Hypocritical Kenneth Miller's evolution disclaimer
Some scholars speculate that fear of being branded a heretic for his materialism contributed to Darwin's 21-year delay in publishing his theory. The same antimaterialistic reasoning also drives much modern-day opposition to evolutionary thought.
Darwin remained to the end a devout, if somewhat unorthodox, Christian. "I see no good reason why the views given in this volume should shock the religious feelings of anyone," he wrote. Like religious scientists of many faiths today, he found no less wonder in a god that directed the laws of nature than in one that circumvented them.
-- from Kenneth Miller's and Joseph Levine's biology textbook, Biology: Discovering Life. From Telic Thoughts
Unlike the Dover and Cobb County evolution disclaimers, Kenneth Miller's above evolution disclaimer is a blatantly religious statement. Although Miller was a co-author rather than the sole author of the textbook, arguably he still has some responsibility for the above statement.
An article in Evolution News & Views also quoted the passage that contained the above quote. This article says that the latest editions of the textbook "do not seem to contain such anti-theological language." So this textbook was cleaned up, just as the ID book Of People and Pandas was cleaned up by replacing the term "creationism" with "intelligent design."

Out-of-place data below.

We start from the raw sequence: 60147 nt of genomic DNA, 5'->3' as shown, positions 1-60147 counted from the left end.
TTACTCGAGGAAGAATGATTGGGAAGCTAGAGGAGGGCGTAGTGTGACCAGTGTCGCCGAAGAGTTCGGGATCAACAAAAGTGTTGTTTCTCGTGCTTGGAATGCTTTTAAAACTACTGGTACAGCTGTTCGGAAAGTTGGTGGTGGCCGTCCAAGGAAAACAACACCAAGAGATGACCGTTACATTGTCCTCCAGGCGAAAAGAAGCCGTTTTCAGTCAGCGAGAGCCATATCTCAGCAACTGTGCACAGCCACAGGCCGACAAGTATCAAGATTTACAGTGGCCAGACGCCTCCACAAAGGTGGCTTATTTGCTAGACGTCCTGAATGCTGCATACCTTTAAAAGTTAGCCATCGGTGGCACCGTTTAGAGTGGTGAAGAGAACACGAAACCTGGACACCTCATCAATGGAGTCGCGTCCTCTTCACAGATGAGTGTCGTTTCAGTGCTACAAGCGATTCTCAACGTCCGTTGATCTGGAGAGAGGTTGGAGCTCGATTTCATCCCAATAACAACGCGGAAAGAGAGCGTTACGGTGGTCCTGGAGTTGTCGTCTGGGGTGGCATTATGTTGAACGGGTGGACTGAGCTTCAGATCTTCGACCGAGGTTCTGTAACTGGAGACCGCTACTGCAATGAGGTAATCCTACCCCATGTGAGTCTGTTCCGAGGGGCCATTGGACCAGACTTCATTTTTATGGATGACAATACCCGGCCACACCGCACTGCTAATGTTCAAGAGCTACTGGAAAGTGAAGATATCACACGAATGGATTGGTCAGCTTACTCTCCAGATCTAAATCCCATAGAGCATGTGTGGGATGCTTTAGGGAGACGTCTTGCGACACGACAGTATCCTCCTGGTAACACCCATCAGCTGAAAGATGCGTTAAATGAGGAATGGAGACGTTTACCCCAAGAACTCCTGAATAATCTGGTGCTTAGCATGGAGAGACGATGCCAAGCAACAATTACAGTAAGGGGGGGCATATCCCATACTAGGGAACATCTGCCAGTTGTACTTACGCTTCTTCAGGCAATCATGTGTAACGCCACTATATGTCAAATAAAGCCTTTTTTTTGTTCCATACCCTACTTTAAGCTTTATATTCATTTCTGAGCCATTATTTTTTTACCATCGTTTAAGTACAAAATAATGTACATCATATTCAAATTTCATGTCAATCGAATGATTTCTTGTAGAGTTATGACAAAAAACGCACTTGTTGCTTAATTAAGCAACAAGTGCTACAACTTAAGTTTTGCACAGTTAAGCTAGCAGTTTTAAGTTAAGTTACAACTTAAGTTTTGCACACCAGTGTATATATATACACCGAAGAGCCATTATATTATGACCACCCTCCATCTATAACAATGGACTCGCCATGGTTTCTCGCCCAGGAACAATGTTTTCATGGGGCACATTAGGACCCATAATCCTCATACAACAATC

Also, I was astonished that the plaintiffs in establishment clause cases, Kitzmiller and Selman, had the chutzpah to choose an expert witness -- Kenneth Miller -- who claims to be motivated by religion.
Despite the fact that the Kitzmiller v. Dover case has probably been the most thoroughly analyzed court case in history, it seems that new flaws in it are still being discovered almost daily, more than six months after the decision.
A related article on this blog is "Kenneth Miller the hypocrite"
Labels: Evolution controversy (4 of 4)